“And ye will not come to me, that ye might have life.”—John 5:40.
This is one of the great guns of the Arminians, mounted upon the top of their walls, and often discharged with terrible noise against the poor Christians called Calvinists. I intend to spike the gun this morning, or, rather, to turn it on the enemy, for it was never theirs; it was never cast at their foundry at all, but was intended to teach the very opposite doctrine to that which they assert. Usually, when the text is taken, the divisions are: First, that man has a will. Secondly, that he is entirely free. Thirdly, that men must make themselves willing to come to Christ, otherwise they will not be saved. Now, we shall have no such divisions; but we will endeavour to take a more calm look at the text; and not, because there happen to be the words “will,” or “will not” in it, run away with the conclusion that it teaches the doctrine of free-will. It has already been proved beyond all controversy that free-will is nonsense. Freedom cannot belong to will any more than ponderability can belong to electricity. They are altogether different things. Free agency we may believe in, but free-will is simply ridiculous. The will is well known by all to be directed by the understanding, to be moved by motives, to be guided by other parts of the soul, and to be a secondary thing. Philosophy and religion both discard at once the very thought of free-will; and I will go as far as Martin Luther, in that strong assertion of his, where he says, “If any man doth ascribe aught of salvation, even the very least, to the free-will of man, he knoweth nothing of grace, and he hath not learnt Jesus Christ aright.” It may seem a harsh sentiment; but he who in his soul believes that man does of his own free-will turn to God, cannot have been taught of God, for that is one of the first principles taught us when God begins with us, that we have neither will nor power, but that he gives both; that he is “Alpha and Omega” in the salvation of men.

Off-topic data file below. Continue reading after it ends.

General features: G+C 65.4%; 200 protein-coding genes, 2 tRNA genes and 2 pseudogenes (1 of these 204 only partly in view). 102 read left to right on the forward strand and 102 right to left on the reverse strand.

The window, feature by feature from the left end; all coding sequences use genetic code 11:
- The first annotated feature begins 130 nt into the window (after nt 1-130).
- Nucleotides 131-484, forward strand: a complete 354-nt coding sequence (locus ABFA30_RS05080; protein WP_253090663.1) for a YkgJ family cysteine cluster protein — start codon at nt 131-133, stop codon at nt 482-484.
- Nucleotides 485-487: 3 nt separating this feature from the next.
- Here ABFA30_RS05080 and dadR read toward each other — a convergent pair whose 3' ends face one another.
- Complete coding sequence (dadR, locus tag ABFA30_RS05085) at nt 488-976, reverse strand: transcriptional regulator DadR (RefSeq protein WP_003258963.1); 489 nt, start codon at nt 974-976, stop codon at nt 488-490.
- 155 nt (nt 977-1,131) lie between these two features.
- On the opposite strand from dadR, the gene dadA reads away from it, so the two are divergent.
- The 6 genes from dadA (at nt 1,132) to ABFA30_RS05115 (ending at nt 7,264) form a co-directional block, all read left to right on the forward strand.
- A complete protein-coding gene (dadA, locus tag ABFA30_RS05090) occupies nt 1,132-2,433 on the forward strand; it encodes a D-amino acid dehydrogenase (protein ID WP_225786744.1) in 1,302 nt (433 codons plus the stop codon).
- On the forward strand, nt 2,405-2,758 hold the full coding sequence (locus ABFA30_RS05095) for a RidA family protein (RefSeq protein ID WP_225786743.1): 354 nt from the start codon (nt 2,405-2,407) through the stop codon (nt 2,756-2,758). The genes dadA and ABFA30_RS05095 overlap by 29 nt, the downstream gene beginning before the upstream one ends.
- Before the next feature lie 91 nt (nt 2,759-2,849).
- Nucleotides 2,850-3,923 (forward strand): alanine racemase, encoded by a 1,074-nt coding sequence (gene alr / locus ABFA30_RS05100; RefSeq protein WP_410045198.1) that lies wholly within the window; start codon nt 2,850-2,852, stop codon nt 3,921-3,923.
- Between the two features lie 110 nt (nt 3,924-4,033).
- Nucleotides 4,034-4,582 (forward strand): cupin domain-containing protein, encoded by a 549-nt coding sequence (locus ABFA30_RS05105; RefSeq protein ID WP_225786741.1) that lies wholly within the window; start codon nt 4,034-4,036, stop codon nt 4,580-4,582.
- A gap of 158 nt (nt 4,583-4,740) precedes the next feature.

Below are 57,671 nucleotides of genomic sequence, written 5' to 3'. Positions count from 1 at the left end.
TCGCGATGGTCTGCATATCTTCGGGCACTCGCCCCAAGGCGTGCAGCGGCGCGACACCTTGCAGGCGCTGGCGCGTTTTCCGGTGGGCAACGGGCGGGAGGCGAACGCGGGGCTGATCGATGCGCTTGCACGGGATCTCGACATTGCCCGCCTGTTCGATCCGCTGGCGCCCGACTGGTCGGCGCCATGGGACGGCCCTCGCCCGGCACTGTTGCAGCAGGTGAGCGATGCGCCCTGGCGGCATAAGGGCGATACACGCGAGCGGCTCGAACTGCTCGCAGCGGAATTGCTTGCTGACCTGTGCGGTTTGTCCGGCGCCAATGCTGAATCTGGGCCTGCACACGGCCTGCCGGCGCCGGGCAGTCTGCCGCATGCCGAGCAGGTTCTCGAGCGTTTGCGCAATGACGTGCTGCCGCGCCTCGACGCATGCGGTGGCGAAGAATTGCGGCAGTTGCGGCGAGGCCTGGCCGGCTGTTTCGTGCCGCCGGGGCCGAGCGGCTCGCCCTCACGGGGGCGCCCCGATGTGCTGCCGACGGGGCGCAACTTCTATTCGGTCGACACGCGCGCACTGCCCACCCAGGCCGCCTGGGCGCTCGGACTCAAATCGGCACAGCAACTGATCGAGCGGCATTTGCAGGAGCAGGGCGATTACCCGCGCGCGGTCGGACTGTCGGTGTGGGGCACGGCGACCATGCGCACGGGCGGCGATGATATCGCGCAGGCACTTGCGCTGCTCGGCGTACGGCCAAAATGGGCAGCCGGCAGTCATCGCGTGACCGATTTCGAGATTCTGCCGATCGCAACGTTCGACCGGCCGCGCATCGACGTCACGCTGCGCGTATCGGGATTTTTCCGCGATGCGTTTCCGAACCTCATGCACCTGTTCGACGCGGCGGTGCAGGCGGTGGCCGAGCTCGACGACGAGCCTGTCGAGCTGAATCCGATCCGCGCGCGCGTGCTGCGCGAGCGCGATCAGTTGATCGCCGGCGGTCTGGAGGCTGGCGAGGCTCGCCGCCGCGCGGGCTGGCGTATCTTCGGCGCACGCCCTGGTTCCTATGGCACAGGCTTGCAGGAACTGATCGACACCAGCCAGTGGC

Our four points, this morning, shall be: First—that every man is dead, because it says: “Ye will not come to me, that ye might have life.” Secondly—that there is life in Jesus Christ: “Ye will not come to me, that ye might have life.” Thirdly—that there is life in Christ Jesus for every one that comes for it: “Ye will not come to me, that ye might have life;” implying that all who go will have life. And fourthly—the gist of the text lies here, that no man by nature ever will come to Christ, for the text says, “Ye will not come to me, that ye might have life.” So far from asserting that men of their own wills ever do such a thing, it boldly and flatly denies it, and says, “Ye WILL NOT come to me, that ye might have life.” Why, beloved, I am almost ready to exclaim, Have all free-willers no knowledge that they dare to run in the teeth of inspiration? Have all those that deny the doctrine of grace no sense? Have they so departed from God that they wrest this to prove free-will; whereas the text says, “Ye WILL NOT come to me that ye might have life.”